Now the story goes that in the following years, Guy Fawkes, for his sins, is burned in effigy on the evening of November 5th. Traditionally, a big straw model is made in the shape of a man, and there is a community bonfire and some drinking and, in later years, fireworks. However, long before Guy Fawkes, long before there were Anglicans or even Catholics, people in northern European communities were making straw manikins and burning them in annual end-of-harvest celebrations. Maybe it was a re-enactment of the ‘death’ of the pagan Deity of Agriculture, who will be ‘reborn’ in the coming spring (our Easter celebration). Maybe it was mutual encouragement, a way for the people of a community to demonstrate to themselves that they had enough harvested to make it through the long winter ahead (Look, we can even burn some of it up! We aren’t scared!) And I expect there was usually some drinking and merry-making on the side. In the 1600’s, peasants in farming communities throughout Britain were still enjoying this ancient celebration, and the Anglican establishment thought to bring this activity formally into the state religion. The fires throughout the countryside were explained as metaphorically burning Guy Fawkes, as a celebration of order over chaos, of the monarchy over the Catholic conspirators. And the odd little poem at the start of this post was one feature of that campaign.

It’s always at about the same time, but this year Guy Fawkes Day happens to fall on the very day we are to set our clocks back 1 hour. Daylight Saving Time has ancient origins, maybe even as old as the end-of-harvest bonfires. It would have always made sense, in Agrarian societies in northern climes, to work longer days during the summer and into the harvest time. And then, when all the work was done, kick back and relax, and then hunker down to survive the cold winter. This seasonal routine long predated clocks. The industrial revolution brought modern clocks, artificial lights, time zones, and railway schedules to Europe and North America. In the 1800’s the exciting ideal – having every clock within a range of 15° longitude agree on the time – blinded many to the advantages of seasonal temporal variations. Modern Daylight Saving Time was initiated in the early 1900’s, for the same reasons as before, to give people more daylight hours in which to work during the summer, and the switch back to regular hours was made after Hallowe’en. Fall Back night is a modern version of that same ancient end-of-harvest celebration as Guy Fawkes night.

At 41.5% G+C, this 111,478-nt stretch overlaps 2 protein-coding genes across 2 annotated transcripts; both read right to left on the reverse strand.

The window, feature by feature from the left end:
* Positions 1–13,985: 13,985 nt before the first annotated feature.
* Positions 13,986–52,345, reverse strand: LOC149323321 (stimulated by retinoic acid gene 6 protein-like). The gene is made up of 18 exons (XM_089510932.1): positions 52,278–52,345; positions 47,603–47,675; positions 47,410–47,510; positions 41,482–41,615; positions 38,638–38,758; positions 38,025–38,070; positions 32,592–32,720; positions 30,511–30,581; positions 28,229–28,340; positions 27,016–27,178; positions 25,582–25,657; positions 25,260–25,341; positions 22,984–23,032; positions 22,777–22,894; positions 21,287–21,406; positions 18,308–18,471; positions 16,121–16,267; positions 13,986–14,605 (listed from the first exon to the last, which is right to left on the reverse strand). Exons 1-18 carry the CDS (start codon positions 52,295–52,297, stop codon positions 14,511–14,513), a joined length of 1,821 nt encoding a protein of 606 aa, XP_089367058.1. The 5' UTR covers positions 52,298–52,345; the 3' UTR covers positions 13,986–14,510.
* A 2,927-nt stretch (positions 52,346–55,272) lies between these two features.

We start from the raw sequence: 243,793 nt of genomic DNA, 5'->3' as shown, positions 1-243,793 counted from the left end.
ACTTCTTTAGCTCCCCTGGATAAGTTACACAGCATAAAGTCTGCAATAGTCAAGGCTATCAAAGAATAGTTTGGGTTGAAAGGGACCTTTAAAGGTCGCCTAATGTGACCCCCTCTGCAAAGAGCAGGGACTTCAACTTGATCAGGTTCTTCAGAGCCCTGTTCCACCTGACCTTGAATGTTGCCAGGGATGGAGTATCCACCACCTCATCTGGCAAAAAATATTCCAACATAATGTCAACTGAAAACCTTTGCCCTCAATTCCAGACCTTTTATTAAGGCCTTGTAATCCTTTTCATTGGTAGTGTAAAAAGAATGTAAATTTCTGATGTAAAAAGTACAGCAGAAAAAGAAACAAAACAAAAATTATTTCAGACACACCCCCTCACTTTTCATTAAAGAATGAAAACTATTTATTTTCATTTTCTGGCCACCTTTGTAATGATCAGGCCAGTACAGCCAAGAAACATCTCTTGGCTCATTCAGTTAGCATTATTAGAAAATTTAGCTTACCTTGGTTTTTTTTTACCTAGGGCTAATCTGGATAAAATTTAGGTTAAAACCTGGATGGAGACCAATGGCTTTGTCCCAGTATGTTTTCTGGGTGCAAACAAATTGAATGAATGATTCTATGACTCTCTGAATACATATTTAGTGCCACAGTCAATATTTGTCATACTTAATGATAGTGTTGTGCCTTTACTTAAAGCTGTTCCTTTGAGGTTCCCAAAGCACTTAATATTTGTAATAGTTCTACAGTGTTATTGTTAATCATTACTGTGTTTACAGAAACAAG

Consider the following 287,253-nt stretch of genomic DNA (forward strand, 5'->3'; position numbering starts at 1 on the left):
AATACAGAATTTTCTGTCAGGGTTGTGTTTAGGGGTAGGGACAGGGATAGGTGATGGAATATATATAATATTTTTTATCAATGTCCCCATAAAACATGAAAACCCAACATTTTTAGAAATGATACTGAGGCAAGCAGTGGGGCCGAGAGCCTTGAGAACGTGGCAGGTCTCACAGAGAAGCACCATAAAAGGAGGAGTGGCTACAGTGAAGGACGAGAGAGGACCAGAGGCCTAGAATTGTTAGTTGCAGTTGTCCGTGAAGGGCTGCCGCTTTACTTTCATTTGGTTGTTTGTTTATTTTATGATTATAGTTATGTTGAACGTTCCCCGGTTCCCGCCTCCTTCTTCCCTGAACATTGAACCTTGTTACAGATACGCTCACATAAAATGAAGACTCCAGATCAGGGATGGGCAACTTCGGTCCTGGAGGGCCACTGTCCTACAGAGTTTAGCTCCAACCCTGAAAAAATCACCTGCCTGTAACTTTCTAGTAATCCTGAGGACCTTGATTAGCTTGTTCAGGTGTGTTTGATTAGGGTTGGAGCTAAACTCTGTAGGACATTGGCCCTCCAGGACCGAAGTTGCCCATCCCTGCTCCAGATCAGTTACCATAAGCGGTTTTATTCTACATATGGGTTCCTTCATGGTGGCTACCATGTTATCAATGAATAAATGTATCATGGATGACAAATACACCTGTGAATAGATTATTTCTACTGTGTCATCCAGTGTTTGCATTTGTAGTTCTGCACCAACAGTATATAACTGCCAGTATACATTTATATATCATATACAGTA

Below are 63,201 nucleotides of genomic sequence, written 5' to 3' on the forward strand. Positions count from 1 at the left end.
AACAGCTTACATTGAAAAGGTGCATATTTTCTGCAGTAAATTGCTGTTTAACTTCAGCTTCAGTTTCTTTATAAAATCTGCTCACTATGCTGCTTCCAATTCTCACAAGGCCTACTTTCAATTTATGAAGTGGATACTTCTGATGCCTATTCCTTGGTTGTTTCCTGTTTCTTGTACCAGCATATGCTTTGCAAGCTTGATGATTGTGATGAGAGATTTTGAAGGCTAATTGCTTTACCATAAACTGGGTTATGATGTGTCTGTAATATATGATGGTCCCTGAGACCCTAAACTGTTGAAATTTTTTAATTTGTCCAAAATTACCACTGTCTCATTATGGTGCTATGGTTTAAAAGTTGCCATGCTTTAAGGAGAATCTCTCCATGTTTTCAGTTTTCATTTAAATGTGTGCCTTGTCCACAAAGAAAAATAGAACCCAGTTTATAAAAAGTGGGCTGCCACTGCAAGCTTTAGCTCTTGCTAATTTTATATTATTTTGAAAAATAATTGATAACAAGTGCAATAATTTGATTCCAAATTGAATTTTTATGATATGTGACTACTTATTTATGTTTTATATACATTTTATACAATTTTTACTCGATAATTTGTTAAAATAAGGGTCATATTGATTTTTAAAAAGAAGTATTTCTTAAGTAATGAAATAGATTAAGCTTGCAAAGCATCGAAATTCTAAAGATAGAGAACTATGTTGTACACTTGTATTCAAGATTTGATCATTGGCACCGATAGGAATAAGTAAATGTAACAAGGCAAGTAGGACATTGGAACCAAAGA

So, in the spirit of the season, set your clocks back an hour. Check your batteries in your smoke alarms and CO monitors, change the filter in your furnace, get yourself ready for a good restful winter. And remember that nothing much has changed.


I read  The Unbroken Machine by Dale Smith. I will post in detail about the ideas in this work shortly, but I strongly recommend that, if you read my website, you should read this book. In later posts I intend to challenge many of the ideas put forward in The Unbroken Machine; I do not agree with the central thesis. But I am very grateful to Mr. Smith for describing in clear language the broad strokes of the mechanism of Democracy in Canada. And, I appreciate his enthusiasm on this topic. His work deserves to be considered and pondered and, despite himself, can act as a catalyst for improvements in our ways of governing.  More to come.